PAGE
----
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EXPLAINED: Germany's latest Covid travel rules for children

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EXPLAINED: Germany's latest Covid travel rules for children
Travellers pass through Berlin-Brandenburg airport with their luggage. Photo: picture alliance/dpa/dpa-Zentralbild | Jens Kalaene

Under changes to Germany's Covid entry regulations penned before Christmas, children over the age of six must now carry proof of vaccination, recovery or a negative test in order to enter the country from a 'high risk' area. Here's what you need to know.


What's going on?

Germany has been in the process of tightening up some of its travel rules. 

Previously, all children under the age of 12 were exempt from the requirement to give proof of immunity or a negative test when entering the country. 

But a recent change to the rules means that 6-12 year olds now have to provide proof of vaccination and recovery of a negative test when arriving in Germany from a country on the Robert Koch Institute's high-risk list

Under Germany's entry rules, vaccinated and recovered people are exempt from having to quarantine after arriving from a high risk area as soon as they upload proof of their immunity on the Digital Entry Form. 

Unvaccinated people, meanwhile, must present a negative test and also quarantine for up to 10 days, with the option to end the quarantine after five days with a further test.

If arriving from a high risk area, children under the age of six - who are still exempt from the testing requirement - must quarantine for a standard five days and do not need a test to end the quarantine.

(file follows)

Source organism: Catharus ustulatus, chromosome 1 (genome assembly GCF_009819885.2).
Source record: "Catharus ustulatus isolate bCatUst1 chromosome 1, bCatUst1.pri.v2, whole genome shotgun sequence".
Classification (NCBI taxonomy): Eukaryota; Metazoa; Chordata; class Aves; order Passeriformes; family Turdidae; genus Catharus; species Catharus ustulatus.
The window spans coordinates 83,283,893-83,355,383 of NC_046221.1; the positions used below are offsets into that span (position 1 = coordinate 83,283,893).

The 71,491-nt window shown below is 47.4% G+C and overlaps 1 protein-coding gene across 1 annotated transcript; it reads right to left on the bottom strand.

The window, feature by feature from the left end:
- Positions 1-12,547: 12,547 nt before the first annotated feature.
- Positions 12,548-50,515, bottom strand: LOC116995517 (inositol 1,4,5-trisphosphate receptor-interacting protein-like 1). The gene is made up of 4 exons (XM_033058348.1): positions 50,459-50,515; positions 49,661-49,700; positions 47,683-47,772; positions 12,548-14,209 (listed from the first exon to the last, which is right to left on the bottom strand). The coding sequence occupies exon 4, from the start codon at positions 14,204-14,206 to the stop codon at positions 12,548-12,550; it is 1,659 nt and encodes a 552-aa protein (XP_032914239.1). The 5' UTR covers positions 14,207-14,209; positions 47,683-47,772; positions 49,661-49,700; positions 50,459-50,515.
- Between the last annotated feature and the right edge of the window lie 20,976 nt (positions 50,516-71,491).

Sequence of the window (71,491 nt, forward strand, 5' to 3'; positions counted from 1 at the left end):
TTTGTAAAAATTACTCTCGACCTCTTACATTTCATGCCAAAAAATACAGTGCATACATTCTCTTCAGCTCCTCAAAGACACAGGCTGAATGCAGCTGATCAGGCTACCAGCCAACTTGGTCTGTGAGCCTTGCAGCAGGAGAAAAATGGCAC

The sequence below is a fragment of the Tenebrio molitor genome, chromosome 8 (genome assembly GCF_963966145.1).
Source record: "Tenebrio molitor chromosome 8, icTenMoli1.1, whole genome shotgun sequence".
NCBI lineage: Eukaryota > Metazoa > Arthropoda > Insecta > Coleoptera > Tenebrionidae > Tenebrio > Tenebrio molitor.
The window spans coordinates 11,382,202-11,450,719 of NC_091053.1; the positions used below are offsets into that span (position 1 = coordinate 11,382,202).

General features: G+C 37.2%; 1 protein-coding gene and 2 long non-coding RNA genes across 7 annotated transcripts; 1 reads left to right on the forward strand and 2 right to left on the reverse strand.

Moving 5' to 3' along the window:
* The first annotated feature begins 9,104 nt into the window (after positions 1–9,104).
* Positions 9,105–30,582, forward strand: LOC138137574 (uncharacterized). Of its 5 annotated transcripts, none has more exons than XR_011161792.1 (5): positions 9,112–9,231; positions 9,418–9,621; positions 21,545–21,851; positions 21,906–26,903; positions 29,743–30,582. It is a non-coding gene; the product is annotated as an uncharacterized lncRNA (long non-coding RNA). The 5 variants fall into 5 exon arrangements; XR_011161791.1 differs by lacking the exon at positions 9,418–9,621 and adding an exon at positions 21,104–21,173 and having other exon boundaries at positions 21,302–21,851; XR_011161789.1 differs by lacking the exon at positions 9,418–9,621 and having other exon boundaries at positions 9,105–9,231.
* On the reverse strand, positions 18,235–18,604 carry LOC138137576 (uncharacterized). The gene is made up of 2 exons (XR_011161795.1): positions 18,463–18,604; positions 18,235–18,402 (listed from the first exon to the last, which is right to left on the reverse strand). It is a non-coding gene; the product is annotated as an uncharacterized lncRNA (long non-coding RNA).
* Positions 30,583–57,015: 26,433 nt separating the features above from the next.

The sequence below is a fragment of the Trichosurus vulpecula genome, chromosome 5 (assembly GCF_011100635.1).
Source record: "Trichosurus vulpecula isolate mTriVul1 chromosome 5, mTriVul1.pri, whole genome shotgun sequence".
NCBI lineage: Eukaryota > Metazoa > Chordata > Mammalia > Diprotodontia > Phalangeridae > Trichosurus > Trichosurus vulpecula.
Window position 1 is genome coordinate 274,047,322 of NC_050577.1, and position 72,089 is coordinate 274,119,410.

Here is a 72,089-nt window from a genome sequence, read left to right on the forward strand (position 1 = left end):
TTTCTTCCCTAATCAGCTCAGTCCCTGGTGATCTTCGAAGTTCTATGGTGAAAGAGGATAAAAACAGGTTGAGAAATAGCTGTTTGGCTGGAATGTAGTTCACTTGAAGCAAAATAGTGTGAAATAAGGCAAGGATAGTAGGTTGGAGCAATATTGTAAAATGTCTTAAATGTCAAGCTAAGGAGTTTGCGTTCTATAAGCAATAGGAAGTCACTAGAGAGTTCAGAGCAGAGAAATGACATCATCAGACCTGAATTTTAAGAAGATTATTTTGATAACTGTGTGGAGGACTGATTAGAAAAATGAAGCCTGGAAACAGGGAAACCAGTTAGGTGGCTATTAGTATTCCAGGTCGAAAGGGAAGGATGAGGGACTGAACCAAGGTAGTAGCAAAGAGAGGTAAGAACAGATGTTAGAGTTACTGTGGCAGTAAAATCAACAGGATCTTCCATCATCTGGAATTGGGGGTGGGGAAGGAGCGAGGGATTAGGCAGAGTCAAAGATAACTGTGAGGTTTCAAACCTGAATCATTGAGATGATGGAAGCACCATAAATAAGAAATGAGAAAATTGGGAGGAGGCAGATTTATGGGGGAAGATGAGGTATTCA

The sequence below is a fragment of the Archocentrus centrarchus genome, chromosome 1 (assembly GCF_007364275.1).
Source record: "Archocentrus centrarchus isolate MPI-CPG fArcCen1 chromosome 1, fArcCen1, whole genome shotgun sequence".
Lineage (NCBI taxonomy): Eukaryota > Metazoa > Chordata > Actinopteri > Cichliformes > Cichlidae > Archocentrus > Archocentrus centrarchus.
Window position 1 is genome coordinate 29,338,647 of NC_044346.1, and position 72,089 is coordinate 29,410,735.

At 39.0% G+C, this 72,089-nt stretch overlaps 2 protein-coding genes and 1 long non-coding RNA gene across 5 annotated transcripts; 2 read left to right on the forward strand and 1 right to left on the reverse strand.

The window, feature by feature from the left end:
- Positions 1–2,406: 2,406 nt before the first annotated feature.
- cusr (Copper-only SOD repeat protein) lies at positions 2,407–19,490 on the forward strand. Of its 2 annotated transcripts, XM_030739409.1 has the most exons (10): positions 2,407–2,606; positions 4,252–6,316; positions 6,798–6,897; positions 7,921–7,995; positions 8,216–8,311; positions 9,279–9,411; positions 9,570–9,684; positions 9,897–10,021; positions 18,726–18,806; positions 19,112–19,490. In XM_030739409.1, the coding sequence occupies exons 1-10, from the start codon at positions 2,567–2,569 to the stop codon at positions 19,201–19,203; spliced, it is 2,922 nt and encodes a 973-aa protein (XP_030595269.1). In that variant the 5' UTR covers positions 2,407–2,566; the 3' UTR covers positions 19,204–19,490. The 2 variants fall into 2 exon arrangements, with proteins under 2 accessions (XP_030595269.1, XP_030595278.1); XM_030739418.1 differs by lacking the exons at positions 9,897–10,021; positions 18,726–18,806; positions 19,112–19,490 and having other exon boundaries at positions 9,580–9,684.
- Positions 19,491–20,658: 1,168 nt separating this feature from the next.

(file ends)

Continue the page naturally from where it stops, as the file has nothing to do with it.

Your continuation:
READ ALSO: EXPLAINED: What are the rules for entering Germany this Christmas and New Year?

The change follows the introduction of vaccinations for children aged 5-12 with a reduced dose of the Pfizer/BioNTech vaccine.

The new lower dosed vaccine, which is currently being rolled out in Germany after receiving EU approval, means that young children can be inoculated against Covid for the first time in the pandemic.

Are there any other changes I should know about?

The government has also introduced tougher testing requirements just before Christmas for people arriving from a virus variant area.

Anyone who's stayed in a virus variant region in the last 10 days must now present a negative PCR test taken within the last 48 hours before travelling back to Germany.


How do I know if I'm 'vaccinated' or 'recovered'?

Following updated guidance from the Paul Ehrlich Institute, the definition of 'fully vaccinated' was changed on January 15th to exclude people who have had one dose of the Johnson & Johnson vaccine.

This group of people now need a second jab in order to count as fully vaccinated. 

That means that, as a rule, if you've had at least two doses of any EU-approved Covid vaccine more than two weeks ago, you are fully vaccinated in the eyes of the German government.

READ ALSO: What people who’ve had the J&J jab need to know for travel to Germany

Meanwhile, people who fall into the recovered category are also facing rule changes.


While previously people could present evidence of an infection up to six months ago, the Covid infection now has to have occurred no more than three months ago.

To prove your recovery, you therefore need a positive PCR test taken more than 28 days and less than 90 days ago. 

How many countries are on the high risk and virus variant list?

On Friday, the Robert Koch Institute placed 19 more countries on its 'high risk' list, including Japan, India, Brazil and Romania. 

There are now 155 high-risk areas in total. 

With Omicron taking over as the dominant variant in Germany, there are currently no virus variant areas on the list. 


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